We are all aware of the current public health crisis; coronavirus has changed the way we all live our lives in the past six months.
We are less aware perhaps, of the other growing health concerns which have been spreading at the same time of the virus.
Male suicide rates have hit a two decade high.
Female suicide rates are the highest since 2014.
There is a worrying and continuing rise in suicide in young people; especially young women.
The statistics are undoubtedly bleak; another concern to add to the multitude we are balancing in these strange times. But we must not allow our compassion to wane, to feel we can’t confront the suicide rates as we fight covid. It is more vital that we keep speaking about suicide in our churches and our communities.
We have to keep talking about suicide – however uncomfortable it may make us feel – but in order for us to bring hope with our words, we need to get our terminology correct.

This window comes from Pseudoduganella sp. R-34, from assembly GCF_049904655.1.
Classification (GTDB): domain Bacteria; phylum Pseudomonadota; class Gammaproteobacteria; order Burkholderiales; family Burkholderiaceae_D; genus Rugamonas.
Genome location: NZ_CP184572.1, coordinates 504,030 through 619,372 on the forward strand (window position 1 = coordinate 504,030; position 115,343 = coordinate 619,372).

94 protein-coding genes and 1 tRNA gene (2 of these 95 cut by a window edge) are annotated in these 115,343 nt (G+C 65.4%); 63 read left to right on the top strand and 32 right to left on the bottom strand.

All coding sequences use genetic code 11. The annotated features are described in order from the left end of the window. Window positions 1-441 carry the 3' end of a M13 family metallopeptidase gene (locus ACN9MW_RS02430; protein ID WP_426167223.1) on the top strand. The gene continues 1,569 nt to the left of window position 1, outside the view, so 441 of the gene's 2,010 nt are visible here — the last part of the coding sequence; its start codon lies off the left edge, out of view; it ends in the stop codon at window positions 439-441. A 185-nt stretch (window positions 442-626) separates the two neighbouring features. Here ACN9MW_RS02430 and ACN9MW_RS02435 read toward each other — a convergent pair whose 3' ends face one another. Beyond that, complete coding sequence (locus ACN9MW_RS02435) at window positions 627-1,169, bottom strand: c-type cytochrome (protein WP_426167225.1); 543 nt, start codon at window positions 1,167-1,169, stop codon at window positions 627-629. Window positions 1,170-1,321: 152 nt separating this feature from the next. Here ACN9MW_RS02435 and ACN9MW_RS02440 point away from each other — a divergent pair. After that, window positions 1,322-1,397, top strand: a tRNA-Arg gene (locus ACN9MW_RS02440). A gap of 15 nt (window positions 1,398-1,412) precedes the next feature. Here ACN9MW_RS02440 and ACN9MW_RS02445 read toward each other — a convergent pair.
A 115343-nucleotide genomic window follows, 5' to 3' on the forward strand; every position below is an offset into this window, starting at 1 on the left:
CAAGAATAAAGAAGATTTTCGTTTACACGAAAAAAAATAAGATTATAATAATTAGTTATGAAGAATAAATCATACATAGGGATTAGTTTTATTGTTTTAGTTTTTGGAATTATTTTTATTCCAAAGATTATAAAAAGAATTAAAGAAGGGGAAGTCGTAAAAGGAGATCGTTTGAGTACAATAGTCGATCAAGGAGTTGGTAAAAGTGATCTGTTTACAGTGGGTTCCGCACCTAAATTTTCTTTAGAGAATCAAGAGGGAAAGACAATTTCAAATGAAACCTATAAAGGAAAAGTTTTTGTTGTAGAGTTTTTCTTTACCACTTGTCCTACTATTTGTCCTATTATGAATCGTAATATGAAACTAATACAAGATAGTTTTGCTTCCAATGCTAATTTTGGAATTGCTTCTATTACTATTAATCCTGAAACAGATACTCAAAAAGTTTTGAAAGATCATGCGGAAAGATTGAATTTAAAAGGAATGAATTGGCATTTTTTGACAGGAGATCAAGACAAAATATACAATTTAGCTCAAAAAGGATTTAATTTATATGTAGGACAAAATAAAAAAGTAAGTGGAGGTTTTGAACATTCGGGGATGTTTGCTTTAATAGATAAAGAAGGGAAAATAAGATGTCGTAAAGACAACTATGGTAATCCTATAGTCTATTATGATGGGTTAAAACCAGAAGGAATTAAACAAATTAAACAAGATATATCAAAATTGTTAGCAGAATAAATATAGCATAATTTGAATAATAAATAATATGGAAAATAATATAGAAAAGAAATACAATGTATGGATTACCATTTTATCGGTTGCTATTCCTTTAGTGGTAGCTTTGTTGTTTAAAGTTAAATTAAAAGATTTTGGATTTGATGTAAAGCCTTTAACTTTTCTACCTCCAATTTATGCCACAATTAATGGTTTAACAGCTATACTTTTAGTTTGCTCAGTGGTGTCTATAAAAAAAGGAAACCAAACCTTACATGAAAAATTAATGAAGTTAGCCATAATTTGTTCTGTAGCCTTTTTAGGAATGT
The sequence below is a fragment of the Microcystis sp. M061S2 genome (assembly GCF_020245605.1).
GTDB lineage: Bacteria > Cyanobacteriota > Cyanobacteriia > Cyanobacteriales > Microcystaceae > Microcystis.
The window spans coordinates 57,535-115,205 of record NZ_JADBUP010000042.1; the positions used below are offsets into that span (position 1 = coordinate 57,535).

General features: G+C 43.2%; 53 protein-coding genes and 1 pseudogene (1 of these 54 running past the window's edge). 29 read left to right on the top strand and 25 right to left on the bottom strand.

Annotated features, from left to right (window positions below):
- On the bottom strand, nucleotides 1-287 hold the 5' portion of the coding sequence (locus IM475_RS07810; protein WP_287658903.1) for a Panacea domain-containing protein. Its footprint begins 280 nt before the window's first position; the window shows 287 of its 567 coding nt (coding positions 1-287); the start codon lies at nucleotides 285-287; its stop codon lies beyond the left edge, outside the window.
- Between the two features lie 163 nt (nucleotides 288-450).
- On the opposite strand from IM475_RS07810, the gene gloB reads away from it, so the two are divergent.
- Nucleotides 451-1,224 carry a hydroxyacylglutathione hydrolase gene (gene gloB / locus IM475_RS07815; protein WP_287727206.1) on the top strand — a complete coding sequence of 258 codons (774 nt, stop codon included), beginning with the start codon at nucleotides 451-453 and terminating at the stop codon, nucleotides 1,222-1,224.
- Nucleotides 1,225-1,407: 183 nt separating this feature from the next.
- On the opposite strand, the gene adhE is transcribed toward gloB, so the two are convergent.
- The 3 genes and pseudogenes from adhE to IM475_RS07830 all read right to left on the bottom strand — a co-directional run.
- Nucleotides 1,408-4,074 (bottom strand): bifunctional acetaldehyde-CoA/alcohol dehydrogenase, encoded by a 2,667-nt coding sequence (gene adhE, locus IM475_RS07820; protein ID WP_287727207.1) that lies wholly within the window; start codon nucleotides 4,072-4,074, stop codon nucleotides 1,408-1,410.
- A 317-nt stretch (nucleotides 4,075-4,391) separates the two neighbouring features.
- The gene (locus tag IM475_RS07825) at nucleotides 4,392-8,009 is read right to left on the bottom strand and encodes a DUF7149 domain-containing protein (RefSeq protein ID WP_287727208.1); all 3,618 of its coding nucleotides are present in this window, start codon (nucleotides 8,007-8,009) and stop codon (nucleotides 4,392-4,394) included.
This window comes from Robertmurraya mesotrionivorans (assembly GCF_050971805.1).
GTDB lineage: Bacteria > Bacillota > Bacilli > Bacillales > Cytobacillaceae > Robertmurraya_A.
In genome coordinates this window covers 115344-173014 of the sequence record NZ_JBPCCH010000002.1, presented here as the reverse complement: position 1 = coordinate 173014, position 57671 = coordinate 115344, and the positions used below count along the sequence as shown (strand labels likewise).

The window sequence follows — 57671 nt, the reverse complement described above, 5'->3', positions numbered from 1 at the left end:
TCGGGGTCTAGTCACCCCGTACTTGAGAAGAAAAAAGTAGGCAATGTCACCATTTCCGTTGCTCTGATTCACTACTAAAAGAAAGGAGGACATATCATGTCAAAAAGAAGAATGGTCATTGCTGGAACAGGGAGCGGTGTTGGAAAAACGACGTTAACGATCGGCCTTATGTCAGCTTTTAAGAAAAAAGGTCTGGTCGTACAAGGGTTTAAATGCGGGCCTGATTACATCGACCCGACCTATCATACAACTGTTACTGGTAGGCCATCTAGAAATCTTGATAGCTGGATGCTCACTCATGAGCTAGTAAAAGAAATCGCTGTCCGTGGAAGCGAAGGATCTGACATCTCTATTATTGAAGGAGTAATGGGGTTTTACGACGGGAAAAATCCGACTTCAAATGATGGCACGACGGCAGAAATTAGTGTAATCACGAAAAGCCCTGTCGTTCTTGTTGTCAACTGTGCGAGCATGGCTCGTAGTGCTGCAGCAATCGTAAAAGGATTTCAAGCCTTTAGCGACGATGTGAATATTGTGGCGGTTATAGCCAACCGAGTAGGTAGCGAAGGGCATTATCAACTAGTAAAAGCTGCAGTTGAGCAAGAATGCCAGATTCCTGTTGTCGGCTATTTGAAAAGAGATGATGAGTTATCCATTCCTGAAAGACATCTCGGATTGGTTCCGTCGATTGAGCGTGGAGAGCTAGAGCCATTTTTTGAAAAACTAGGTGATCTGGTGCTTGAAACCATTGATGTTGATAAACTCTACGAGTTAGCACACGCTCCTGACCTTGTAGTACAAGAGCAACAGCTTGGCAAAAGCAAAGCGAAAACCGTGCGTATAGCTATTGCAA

Suicide was decriminalised in 1962 – you can’t commit suicide – but thousands every year are still dying by suicide. Every life lost to suicide is a tragedy – but it’s not a crime and our language has to reflect that.
Earlier in 2020, TV presenter Caroline Flack took her own life, and despite countless campaigns around the language of suicide and the way it is reported, many news outlets still used stigmatising phrases like ‘killed herself’ whilst reporting how she died citing the method. Speaking about suicide not only needs to use the right language – but it must adhere to the Samaritans guidelines so that the reporting of a suicide does not spark further suicides.
Among the worst phrases in the english language is ‘failed suicide attempt’ – it renders survival a failure – so using the phrase ‘survived suicide attempt’ is more compassionate and offers hope instead of stigma.
We need to speak of suicide – and then we need to respond with compassion by listening to the suffering, signposting them to mental health or support services and walking the long and winding road to healing, holding out hope until they can hope for themselves